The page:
Photo by Lou Escobar.

lou escobar captures dreamy motel scenes

The Parisian photographer is inspired by lonely drives and late-night dining across the US and France.

by Laura Pitcher
|
07 March 2019, 10:34pm

Photo by Lou Escobar.

For Parisian photographer Lou Escobar, photography started as a way to kill time while waiting for a work visa in the US. “With my vintage camera, I first began photographing homeless people in San Francisco, going to the CVS to develop the photos, and giving them their portraits,” she says.

Not long after this, her friend called her and asked to buy her photos for a campaign in Paris. Four years later, Escobar is focused on her photography and filmmaking full-time. “I realized after this, that everything I was doing was making sense and I had to follow this path,” she explains.

The 32-year-old photographer had the urge to travel at an early age. Growing up a “hyperactive little girl” in Saclas, a “very small town” near Paris, she first started by exploring Europe with her Spanish father and French-Algerian mother.

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Photo by Lou Escobar.

“I remember as a child, I always had thoughts of traveling and discovering the world,” Escobar says. "This was my only projection of me in the future.”

Now based in Paris, when speaking about her childhood, she makes a point to say that Escobar is her real last name. She calls her high school and college experience “normal” and “nothing special,” and describes Saclas as “a bit creepy”.

Many of her images were taken in both the US and France, after traveling between the two for years. But their sultry, cinematic quality is inspired by her experience of America from TV and movies while growing up.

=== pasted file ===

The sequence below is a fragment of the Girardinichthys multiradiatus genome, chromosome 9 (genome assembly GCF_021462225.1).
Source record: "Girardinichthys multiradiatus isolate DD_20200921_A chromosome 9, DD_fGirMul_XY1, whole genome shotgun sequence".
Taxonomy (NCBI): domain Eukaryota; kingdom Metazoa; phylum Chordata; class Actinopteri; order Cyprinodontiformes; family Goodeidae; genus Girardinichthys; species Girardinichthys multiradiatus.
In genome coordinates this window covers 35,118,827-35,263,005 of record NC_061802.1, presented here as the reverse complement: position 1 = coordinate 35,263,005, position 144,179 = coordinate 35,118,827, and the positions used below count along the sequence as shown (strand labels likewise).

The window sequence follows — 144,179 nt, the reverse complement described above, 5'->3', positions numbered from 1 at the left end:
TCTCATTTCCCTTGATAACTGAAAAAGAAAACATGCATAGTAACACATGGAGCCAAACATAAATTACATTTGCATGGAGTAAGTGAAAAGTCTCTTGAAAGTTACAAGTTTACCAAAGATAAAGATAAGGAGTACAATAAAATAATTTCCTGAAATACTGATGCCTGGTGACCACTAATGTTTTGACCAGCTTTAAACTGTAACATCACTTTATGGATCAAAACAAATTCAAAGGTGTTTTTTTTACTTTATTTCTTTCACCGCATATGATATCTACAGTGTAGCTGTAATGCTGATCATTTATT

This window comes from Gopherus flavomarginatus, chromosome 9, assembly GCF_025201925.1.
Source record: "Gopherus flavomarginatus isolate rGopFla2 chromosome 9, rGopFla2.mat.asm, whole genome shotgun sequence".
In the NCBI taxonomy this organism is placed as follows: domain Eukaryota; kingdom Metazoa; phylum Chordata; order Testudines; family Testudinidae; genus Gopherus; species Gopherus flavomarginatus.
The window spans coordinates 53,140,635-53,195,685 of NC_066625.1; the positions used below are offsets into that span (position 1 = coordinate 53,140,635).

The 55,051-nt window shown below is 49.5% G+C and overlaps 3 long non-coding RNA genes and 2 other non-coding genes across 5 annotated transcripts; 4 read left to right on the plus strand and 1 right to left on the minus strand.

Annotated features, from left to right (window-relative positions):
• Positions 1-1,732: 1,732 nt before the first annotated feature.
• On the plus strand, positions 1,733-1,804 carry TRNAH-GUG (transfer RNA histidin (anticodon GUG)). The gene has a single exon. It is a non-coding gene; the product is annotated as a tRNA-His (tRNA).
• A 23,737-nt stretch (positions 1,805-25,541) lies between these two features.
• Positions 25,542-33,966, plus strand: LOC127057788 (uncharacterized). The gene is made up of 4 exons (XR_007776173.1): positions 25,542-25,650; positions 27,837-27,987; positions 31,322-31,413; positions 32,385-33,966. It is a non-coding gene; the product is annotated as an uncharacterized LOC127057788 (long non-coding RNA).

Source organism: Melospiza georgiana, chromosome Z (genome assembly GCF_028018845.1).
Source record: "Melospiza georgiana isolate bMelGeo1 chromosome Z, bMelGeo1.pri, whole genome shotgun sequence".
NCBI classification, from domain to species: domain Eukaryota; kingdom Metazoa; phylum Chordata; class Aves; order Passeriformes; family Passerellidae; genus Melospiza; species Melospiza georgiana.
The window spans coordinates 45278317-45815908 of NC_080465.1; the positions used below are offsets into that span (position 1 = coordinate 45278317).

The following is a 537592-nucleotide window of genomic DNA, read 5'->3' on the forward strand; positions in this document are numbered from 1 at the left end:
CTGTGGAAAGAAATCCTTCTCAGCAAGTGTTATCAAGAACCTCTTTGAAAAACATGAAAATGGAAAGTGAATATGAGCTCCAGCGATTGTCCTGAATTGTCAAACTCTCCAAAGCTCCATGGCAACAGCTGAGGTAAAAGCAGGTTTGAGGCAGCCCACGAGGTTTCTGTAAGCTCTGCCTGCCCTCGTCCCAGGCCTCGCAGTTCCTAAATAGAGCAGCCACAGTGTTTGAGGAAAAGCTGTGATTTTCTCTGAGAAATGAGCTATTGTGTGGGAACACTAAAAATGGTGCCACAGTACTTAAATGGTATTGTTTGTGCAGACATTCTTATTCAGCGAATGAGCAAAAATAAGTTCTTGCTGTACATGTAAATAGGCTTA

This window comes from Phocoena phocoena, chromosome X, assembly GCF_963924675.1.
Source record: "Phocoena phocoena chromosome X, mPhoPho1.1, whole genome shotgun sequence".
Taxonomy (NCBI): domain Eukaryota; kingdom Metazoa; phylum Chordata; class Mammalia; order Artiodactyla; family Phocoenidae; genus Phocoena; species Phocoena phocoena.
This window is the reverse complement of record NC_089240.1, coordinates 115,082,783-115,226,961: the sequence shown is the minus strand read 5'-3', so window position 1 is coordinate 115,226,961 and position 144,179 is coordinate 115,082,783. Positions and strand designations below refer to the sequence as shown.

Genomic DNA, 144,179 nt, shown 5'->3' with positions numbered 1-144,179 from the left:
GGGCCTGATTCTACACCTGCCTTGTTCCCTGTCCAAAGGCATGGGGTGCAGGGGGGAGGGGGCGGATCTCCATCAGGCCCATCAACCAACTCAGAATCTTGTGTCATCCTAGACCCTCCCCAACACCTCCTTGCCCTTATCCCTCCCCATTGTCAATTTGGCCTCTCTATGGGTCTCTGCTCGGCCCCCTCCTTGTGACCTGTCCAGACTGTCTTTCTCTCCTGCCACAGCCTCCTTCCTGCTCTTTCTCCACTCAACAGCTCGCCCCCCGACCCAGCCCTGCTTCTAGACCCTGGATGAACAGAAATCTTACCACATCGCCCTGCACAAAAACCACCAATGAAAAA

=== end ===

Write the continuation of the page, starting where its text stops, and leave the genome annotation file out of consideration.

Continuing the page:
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Photo by Lou Escobar.

“I always had those images in my head, creepy motel, diners, and US décor,” she says. “For me, it was so natural when I moved to the US to use this background to tell stories.”

Her work has a clear sexual element to it, depicting orgy scenes and late motel nights, but she’s less interested in exploring sexuality through photos than she is in encouraging each character to be “more powerful.” “I don't want to have limits while I'm creating my stories,” she says.

Though fairly new to photography, Escobar has already gained a steady following on her social media. Something, she says, is a place she will never show her personal life. “For me, sharing ‘selfies’ and trying to show that you have the best life is a bit like a sickness,” she says. “If you start this, it can make you crazy, and I actually am.”

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In her initial comments after starting her Instagram account, she noticed people were mistaking her work as a male photographer’s and congratulating her with “you rock dude” and “great job man." Because of this, she decided to add in her bio that she is a “girl photographer.”

“It was important that people knew about my gender,” she explains. “I felt better, and it was like fighting against a cliché. I was proud to tell my followers that I’m a girl.”

Also a filmmaker, which is something she wants to explore further this year, her work is very much character-driven. She’s particular about planning the location, styling, and casting. Her favorite compliment of all time seems to be that her photos “look like a movie.”

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Photo by Lou Escobar.

But as soon as she’s taken the photo, “it’s over” for her. “I’m not really into them anymore,” she says. “I always think that I can do better and am thinking about my upcoming projects. Maybe I’m too much of a perfectionist.”

These upcoming projects, it seems, will largely be based in Japan, a place where she says she has the same feeling she first had in the US.

“I just want to do more,” she says. “I want to keep pushing myself, exploring new ideas, traveling more and just letting people dream when they are looking at my images.”

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Photo by Lou Escobar.

This article originally appeared on i-D US.